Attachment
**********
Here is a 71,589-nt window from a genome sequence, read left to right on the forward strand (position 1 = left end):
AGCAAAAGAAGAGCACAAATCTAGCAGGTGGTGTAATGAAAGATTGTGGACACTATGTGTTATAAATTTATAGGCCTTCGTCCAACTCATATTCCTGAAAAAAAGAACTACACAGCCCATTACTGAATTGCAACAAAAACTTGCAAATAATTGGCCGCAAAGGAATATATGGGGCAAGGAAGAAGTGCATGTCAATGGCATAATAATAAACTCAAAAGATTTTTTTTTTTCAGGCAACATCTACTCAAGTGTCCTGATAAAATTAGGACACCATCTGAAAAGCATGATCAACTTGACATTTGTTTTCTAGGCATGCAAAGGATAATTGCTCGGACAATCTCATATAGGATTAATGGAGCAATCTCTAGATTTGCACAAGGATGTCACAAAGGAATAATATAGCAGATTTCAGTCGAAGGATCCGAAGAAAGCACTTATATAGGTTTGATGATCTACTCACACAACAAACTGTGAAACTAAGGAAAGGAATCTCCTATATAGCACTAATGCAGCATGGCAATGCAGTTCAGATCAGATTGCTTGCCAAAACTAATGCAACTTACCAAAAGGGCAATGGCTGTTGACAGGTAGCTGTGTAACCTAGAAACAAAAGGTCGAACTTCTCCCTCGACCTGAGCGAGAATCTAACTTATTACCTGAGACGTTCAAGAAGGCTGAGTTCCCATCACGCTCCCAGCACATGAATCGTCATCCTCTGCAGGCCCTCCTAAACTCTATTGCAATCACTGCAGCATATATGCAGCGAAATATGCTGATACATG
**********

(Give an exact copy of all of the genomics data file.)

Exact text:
Here is a 71,589-nt window from a genome sequence, read left to right on the forward strand (position 1 = left end):
AGCAAAAGAAGAGCACAAATCTAGCAGGTGGTGTAATGAAAGATTGTGGACACTATGTGTTATAAATTTATAGGCCTTCGTCCAACTCATATTCCTGAAAAAAAGAACTACACAGCCCATTACTGAATTGCAACAAAAACTTGCAAATAATTGGCCGCAAAGGAATATATGGGGCAAGGAAGAAGTGCATGTCAATGGCATAATAATAAACTCAAAAGATTTTTTTTTTTCAGGCAACATCTACTCAAGTGTCCTGATAAAATTAGGACACCATCTGAAAAGCATGATCAACTTGACATTTGTTTTCTAGGCATGCAAAGGATAATTGCTCGGACAATCTCATATAGGATTAATGGAGCAATCTCTAGATTTGCACAAGGATGTCACAAAGGAATAATATAGCAGATTTCAGTCGAAGGATCCGAAGAAAGCACTTATATAGGTTTGATGATCTACTCACACAACAAACTGTGAAACTAAGGAAAGGAATCTCCTATATAGCACTAATGCAGCATGGCAATGCAGTTCAGATCAGATTGCTTGCCAAAACTAATGCAACTTACCAAAAGGGCAATGGCTGTTGACAGGTAGCTGTGTAACCTAGAAACAAAAGGTCGAACTTCTCCCTCGACCTGAGCGAGAATCTAACTTATTACCTGAGACGTTCAAGAAGGCTGAGTTCCCATCACGCTCCCAGCACATGAATCGTCATCCTCTGCAGGCCCTCCTAAACTCTATTGCAATCACTGCAGCATATATGCAGCGAAATATGCTGATACATG